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Nourish Nova Scotia in need of additional funding to meet pre-COVID demand

The organization has served more than 6.3 million breakfasts to children in schools across the province
(stock photo)

Nourish Nova Scotia knows that many students go to school in the morning without a proper breakfast, and they’re working to change that.

In line with the science that children need nutrition to properly learn in classrooms, the organization has served more than 6.3 million breakfasts to children across the province. The group has also partnered to create at least 100 food gardens at schools through a Grow, Eat, Learn campaign.

It’s true: students who have a proper breakfast are more likely to see improved attendance, behaviour, and academic performance, while those who go without are more likely to struggle with delayed response times and make mistakes. 

Margo Riebe-Butt, executive director of Nourish Nova Scotia, tells CityNews Halifax the pandemic has changed the delivery of many school breakfast programs. The Nova Scotia Health Authority reserves $1.7 million each year for healthy eating programs in schools.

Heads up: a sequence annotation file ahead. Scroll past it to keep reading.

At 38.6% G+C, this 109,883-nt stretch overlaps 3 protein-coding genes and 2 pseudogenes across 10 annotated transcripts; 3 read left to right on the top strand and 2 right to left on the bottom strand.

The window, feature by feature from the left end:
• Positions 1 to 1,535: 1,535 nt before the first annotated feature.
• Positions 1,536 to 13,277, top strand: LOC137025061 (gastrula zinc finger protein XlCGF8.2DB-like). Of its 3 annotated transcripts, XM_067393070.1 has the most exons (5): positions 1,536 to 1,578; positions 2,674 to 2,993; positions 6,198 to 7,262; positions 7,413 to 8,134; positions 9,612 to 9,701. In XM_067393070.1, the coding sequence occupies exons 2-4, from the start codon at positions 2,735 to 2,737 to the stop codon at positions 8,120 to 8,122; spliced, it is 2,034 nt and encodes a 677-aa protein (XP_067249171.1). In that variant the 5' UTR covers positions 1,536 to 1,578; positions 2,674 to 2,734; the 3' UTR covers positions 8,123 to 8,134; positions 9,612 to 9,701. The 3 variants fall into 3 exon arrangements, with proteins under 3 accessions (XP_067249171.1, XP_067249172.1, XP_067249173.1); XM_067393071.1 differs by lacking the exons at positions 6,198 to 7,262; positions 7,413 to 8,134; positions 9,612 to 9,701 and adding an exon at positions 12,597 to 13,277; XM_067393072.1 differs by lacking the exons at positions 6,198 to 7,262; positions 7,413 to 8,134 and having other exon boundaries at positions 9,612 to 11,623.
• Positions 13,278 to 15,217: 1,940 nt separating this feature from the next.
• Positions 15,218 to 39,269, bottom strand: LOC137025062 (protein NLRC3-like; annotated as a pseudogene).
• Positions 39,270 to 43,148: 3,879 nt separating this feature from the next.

“Our role is really to build capacity for programs to make sure that healthy food is delivered,” Riebe-Butt said, bu the pandemic has made it impossible to hold workshops and volunteer alongside teaching staff at breakfast programs. 

Because of that, breakfast programs are relying on packaged foods, making it more difficult to provide healthy meals to students. When the pandemic initially hit, more funding came in from the federal government, some of which went through Nourish Nova Scotia, but Riebe-Butt said those dollars are mostly dried up. 

“We're waiting for some additional funds. We've applied for grants from other national sources  so we can go back to doing what we did when schools were out last year or in 2020,” Riebe-Butt said, noting the Department of Education has plans in place for families whose children may rely on schools for food security. 

In a statement, Early Education and Childhood Department Minister Becky Druhan pointed to the School Healthy Eating Program (SHEP) that provides breakfast and beverage programming in schools.

“To ensure there is continuity of nourishment for students while schools are closed because of COVID, we have worked with the Department of Community Services throughout the pandemic to ensure students and families impacted by school closure can access emergency food through Feed [Nova Scotia].”

“[Families] can contact 211 anytime to access emergency food that is provided by Feed NS. Families automatically become eligible for the Feed NS Food Box Program,” Druhan added.

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